My alternate text for today is from the Chinese philosopher Lao Tzu.  “Clay is molded to form a vessel, but it is on its non-being that the usefulness of the utensil depends. Doors and windows are cut to make a room, but it is on its non-being that the utility of the room depends.” 


The non-being of the vessel – the “in” IN the vessel.  It’s what’s NOT the vessel that is our function.  Form is important. In fact it is essential.  If there is nothing into which to pour, we can’t transport what’s there to be poured in.  That’s why our Planning Committee is looking at how our governance is structured. Form is important, but not nearly as important as what is IN the vessel.  It is in our non-being – our emptiness – that God can use us best. It is in the void of our vessels that God finds the greatest use.  It is in our emptiness that God pours into our vessels dreams and visions.  We can’t bring water to those who are thirsty if we don’t use a vessel to carry it. 


What does this mean for our work – our function, our purpose?  It may mean that we need to examine our purpose, our function – what God is pouring and will pour into the vessel that is Foundry.  That’s why Dean and I are listening, along with the staff, to try and hear what God might be saying to us next. 


Those who were here when the church was integrated or when the church voted to become a Reconciling Congregation heard God and allowed Foundry to work toward emptying itself of prejudice and injustice in order to be filled with the love and grace and skills and gifts of all those who had experienced bigotry.  It is my sense that God is speaking again.  It is my sense that God is yearning to fill our vessel with more ministry opportunities and mission possibilities. It is my sense that if we are to be truly faithful we need to allow God to wedge us and work out all the things that could cause us to explode in the fire, like air bubbles in a pot. We need to seek to be centered, drawing us into a basic form that God can work with.  We need to be receptive to how and when God is opening us up to new forms and shapes.  And we need to be ready to be pulled upward, to a shape that can hold what God will pour into us.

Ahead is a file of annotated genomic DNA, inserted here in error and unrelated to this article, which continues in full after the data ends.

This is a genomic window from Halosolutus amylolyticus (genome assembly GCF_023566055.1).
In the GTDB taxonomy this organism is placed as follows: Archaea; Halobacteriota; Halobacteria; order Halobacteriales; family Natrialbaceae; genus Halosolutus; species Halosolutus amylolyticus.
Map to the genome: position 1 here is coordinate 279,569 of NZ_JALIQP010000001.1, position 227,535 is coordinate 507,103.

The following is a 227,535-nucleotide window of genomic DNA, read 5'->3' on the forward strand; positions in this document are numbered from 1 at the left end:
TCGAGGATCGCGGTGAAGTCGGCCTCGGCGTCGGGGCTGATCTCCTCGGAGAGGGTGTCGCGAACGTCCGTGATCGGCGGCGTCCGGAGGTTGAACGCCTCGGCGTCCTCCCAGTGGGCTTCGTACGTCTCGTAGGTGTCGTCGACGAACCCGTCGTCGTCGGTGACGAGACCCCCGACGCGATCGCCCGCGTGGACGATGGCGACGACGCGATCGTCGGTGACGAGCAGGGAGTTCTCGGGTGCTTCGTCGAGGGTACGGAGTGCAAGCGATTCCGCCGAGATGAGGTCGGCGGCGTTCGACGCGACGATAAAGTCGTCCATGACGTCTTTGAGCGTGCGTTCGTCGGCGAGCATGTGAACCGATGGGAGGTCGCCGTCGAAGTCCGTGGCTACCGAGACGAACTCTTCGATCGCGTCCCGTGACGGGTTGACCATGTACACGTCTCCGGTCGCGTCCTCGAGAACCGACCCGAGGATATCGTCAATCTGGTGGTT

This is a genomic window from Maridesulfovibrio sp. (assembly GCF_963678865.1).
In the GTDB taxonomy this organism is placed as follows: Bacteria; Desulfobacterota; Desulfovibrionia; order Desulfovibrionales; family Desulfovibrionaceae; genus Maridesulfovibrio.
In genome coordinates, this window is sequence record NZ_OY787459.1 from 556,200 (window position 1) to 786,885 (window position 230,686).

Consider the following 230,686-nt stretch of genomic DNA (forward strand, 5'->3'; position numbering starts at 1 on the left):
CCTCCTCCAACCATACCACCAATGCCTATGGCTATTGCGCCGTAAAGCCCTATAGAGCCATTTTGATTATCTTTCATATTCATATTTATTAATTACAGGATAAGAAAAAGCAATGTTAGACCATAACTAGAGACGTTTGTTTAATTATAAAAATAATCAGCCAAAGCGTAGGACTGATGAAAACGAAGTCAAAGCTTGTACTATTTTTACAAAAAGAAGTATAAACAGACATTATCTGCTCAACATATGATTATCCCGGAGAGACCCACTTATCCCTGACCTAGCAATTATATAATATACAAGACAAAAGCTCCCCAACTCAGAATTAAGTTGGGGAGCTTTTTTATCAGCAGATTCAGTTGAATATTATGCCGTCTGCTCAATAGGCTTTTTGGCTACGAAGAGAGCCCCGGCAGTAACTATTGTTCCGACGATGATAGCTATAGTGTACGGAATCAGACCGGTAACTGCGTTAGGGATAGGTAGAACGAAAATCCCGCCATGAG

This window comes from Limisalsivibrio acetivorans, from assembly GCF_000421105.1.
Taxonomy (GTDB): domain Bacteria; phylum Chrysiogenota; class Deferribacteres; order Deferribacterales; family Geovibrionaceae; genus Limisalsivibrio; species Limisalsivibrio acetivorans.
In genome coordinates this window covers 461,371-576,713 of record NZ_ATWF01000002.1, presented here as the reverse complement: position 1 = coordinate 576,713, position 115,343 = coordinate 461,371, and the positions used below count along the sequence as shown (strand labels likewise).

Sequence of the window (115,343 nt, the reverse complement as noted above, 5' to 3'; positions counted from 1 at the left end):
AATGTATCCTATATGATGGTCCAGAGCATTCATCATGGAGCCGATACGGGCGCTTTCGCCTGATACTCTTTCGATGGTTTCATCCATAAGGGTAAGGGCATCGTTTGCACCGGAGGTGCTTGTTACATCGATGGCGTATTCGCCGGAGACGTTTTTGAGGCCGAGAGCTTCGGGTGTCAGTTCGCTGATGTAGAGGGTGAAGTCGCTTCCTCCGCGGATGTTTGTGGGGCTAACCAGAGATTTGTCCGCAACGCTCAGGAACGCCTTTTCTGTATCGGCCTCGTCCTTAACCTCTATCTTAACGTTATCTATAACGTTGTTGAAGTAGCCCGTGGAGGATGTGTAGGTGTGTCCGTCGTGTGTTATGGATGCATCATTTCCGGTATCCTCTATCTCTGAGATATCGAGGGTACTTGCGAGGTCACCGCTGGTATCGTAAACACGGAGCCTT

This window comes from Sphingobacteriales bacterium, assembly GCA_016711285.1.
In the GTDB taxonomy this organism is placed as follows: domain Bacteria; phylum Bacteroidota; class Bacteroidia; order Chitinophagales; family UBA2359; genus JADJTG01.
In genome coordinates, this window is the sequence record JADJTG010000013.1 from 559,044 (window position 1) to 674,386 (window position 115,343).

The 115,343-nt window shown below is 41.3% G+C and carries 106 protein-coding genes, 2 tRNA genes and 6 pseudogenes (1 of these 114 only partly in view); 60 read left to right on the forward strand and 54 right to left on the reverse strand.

When I was a potter, the toughest part for me was cutting my pot off the wheel.  Was this finished, this pot that I’d thrown?  Was I really ready to cut it off and place it on the shelf to harden enough so that the pot could be trimmed and prepared for the kiln? 


This may turn out to be one of hardest parts of allowing God to shape us and form us.  Will we be ready to be cut from the wheel and moved to another place, another purpose, another ministry? As the world changes around us, as our very community develops and changes, do we want to be left on the wheel and prevented from being functional – to have our true potential go unrealized and our faith community unused?


Our utility is not in our fancy markings and delicate edges.  It is not in the ornate scribbling on our sides or the decorations around our top.  Our utility is in our non-being – where the pot isn’t. Where we don’t exist and the Spirit of God does. The utility of the communion vessel is not in the vessel itself but from what is pour into and out of the chalice that changes us and our relationship with God.  It is what is inside the vessel that changes the world.


Today we join with millions around the world as we receive what’s in this cup.  In this act, this sacrament, we are united with all who share in being filled or being emptied for the sake of God and God’s people in the world.  We are being poured out and poured out on.  The hope for the world is found in the non-being of this cup.  The hope for us is in the fullness of this void.  The hope for Foundry is being poured out and poured out on in this community.  Let us be empty, let us be filled. But let us continue to allow God to speak, God to form, and God to fill.